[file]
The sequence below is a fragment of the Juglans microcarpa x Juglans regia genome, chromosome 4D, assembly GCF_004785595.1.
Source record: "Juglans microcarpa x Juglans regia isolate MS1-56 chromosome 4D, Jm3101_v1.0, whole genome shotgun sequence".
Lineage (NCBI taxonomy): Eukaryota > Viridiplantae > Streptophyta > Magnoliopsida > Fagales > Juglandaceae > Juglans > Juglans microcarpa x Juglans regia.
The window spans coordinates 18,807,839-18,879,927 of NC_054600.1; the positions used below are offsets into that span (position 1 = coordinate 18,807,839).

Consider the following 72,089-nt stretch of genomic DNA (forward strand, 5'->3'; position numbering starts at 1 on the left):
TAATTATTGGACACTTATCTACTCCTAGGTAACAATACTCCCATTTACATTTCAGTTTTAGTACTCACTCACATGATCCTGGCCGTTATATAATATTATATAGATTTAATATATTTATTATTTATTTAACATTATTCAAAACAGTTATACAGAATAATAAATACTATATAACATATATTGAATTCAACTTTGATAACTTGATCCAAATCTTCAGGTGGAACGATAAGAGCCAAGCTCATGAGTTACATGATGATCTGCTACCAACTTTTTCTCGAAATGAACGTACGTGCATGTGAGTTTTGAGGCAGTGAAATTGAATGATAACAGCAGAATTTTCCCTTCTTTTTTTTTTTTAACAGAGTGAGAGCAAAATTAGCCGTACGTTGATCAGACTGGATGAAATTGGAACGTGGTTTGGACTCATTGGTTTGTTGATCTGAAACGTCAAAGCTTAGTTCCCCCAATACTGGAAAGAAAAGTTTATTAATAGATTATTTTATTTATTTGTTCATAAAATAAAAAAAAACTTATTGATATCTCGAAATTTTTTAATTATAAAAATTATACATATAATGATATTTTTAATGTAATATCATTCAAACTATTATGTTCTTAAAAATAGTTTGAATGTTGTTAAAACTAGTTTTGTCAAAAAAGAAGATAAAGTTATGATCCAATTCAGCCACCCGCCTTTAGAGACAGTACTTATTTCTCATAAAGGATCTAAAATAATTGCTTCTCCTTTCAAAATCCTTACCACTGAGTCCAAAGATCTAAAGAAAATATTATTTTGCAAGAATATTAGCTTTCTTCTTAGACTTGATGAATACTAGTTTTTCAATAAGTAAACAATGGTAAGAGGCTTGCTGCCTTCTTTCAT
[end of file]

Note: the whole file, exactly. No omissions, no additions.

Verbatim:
The sequence below is a fragment of the Juglans microcarpa x Juglans regia genome, chromosome 4D, assembly GCF_004785595.1.
Source record: "Juglans microcarpa x Juglans regia isolate MS1-56 chromosome 4D, Jm3101_v1.0, whole genome shotgun sequence".
Lineage (NCBI taxonomy): Eukaryota > Viridiplantae > Streptophyta > Magnoliopsida > Fagales > Juglandaceae > Juglans > Juglans microcarpa x Juglans regia.
The window spans coordinates 18,807,839-18,879,927 of NC_054600.1; the positions used below are offsets into that span (position 1 = coordinate 18,807,839).

Consider the following 72,089-nt stretch of genomic DNA (forward strand, 5'->3'; position numbering starts at 1 on the left):
TAATTATTGGACACTTATCTACTCCTAGGTAACAATACTCCCATTTACATTTCAGTTTTAGTACTCACTCACATGATCCTGGCCGTTATATAATATTATATAGATTTAATATATTTATTATTTATTTAACATTATTCAAAACAGTTATACAGAATAATAAATACTATATAACATATATTGAATTCAACTTTGATAACTTGATCCAAATCTTCAGGTGGAACGATAAGAGCCAAGCTCATGAGTTACATGATGATCTGCTACCAACTTTTTCTCGAAATGAACGTACGTGCATGTGAGTTTTGAGGCAGTGAAATTGAATGATAACAGCAGAATTTTCCCTTCTTTTTTTTTTTTAACAGAGTGAGAGCAAAATTAGCCGTACGTTGATCAGACTGGATGAAATTGGAACGTGGTTTGGACTCATTGGTTTGTTGATCTGAAACGTCAAAGCTTAGTTCCCCCAATACTGGAAAGAAAAGTTTATTAATAGATTATTTTATTTATTTGTTCATAAAATAAAAAAAAACTTATTGATATCTCGAAATTTTTTAATTATAAAAATTATACATATAATGATATTTTTAATGTAATATCATTCAAACTATTATGTTCTTAAAAATAGTTTGAATGTTGTTAAAACTAGTTTTGTCAAAAAAGAAGATAAAGTTATGATCCAATTCAGCCACCCGCCTTTAGAGACAGTACTTATTTCTCATAAAGGATCTAAAATAATTGCTTCTCCTTTCAAAATCCTTACCACTGAGTCCAAAGATCTAAAGAAAATATTATTTTGCAAGAATATTAGCTTTCTTCTTAGACTTGATGAATACTAGTTTTTCAATAAGTAAACAATGGTAAGAGGCTTGCTGCCTTCTTTCAT